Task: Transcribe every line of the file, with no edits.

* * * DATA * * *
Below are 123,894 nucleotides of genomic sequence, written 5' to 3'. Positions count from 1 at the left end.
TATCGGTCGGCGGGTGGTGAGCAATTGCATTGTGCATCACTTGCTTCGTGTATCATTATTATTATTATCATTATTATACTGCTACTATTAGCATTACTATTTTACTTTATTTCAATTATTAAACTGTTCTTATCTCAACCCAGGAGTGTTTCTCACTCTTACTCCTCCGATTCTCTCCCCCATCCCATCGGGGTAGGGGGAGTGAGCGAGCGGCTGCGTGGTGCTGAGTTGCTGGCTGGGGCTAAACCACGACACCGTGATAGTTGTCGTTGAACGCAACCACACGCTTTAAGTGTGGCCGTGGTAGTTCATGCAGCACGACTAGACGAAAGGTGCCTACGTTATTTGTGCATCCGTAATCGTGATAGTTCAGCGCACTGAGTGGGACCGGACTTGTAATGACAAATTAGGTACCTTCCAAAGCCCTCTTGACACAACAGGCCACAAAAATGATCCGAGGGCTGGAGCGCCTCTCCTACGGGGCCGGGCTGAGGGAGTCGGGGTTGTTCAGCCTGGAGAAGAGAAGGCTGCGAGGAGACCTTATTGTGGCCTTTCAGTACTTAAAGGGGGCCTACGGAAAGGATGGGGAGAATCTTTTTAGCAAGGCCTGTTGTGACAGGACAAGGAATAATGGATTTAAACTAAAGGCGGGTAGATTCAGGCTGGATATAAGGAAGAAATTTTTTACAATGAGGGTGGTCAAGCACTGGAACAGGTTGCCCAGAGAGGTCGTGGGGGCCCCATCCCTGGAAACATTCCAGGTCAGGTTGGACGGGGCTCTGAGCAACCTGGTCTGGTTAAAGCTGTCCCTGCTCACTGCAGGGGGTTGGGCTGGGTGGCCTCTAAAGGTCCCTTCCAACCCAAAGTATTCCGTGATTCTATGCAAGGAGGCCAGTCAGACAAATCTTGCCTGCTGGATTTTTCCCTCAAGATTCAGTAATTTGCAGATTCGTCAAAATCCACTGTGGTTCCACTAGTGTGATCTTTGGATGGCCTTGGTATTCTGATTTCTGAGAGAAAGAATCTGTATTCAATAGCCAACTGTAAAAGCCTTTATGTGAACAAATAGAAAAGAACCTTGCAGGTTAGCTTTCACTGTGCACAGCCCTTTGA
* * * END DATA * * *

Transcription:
Below are 123,894 nucleotides of genomic sequence, written 5' to 3'. Positions count from 1 at the left end.
TATCGGTCGGCGGGTGGTGAGCAATTGCATTGTGCATCACTTGCTTCGTGTATCATTATTATTATTATCATTATTATACTGCTACTATTAGCATTACTATTTTACTTTATTTCAATTATTAAACTGTTCTTATCTCAACCCAGGAGTGTTTCTCACTCTTACTCCTCCGATTCTCTCCCCCATCCCATCGGGGTAGGGGGAGTGAGCGAGCGGCTGCGTGGTGCTGAGTTGCTGGCTGGGGCTAAACCACGACACCGTGATAGTTGTCGTTGAACGCAACCACACGCTTTAAGTGTGGCCGTGGTAGTTCATGCAGCACGACTAGACGAAAGGTGCCTACGTTATTTGTGCATCCGTAATCGTGATAGTTCAGCGCACTGAGTGGGACCGGACTTGTAATGACAAATTAGGTACCTTCCAAAGCCCTCTTGACACAACAGGCCACAAAAATGATCCGAGGGCTGGAGCGCCTCTCCTACGGGGCCGGGCTGAGGGAGTCGGGGTTGTTCAGCCTGGAGAAGAGAAGGCTGCGAGGAGACCTTATTGTGGCCTTTCAGTACTTAAAGGGGGCCTACGGAAAGGATGGGGAGAATCTTTTTAGCAAGGCCTGTTGTGACAGGACAAGGAATAATGGATTTAAACTAAAGGCGGGTAGATTCAGGCTGGATATAAGGAAGAAATTTTTTACAATGAGGGTGGTCAAGCACTGGAACAGGTTGCCCAGAGAGGTCGTGGGGGCCCCATCCCTGGAAACATTCCAGGTCAGGTTGGACGGGGCTCTGAGCAACCTGGTCTGGTTAAAGCTGTCCCTGCTCACTGCAGGGGGTTGGGCTGGGTGGCCTCTAAAGGTCCCTTCCAACCCAAAGTATTCCGTGATTCTATGCAAGGAGGCCAGTCAGACAAATCTTGCCTGCTGGATTTTTCCCTCAAGATTCAGTAATTTGCAGATTCGTCAAAATCCACTGTGGTTCCACTAGTGTGATCTTTGGATGGCCTTGGTATTCTGATTTCTGAGAGAAAGAATCTGTATTCAATAGCCAACTGTAAAAGCCTTTATGTGAACAAATAGAAAAGAACCTTGCAGGTTAGCTTTCACTGTGCACAGCCCTTTGA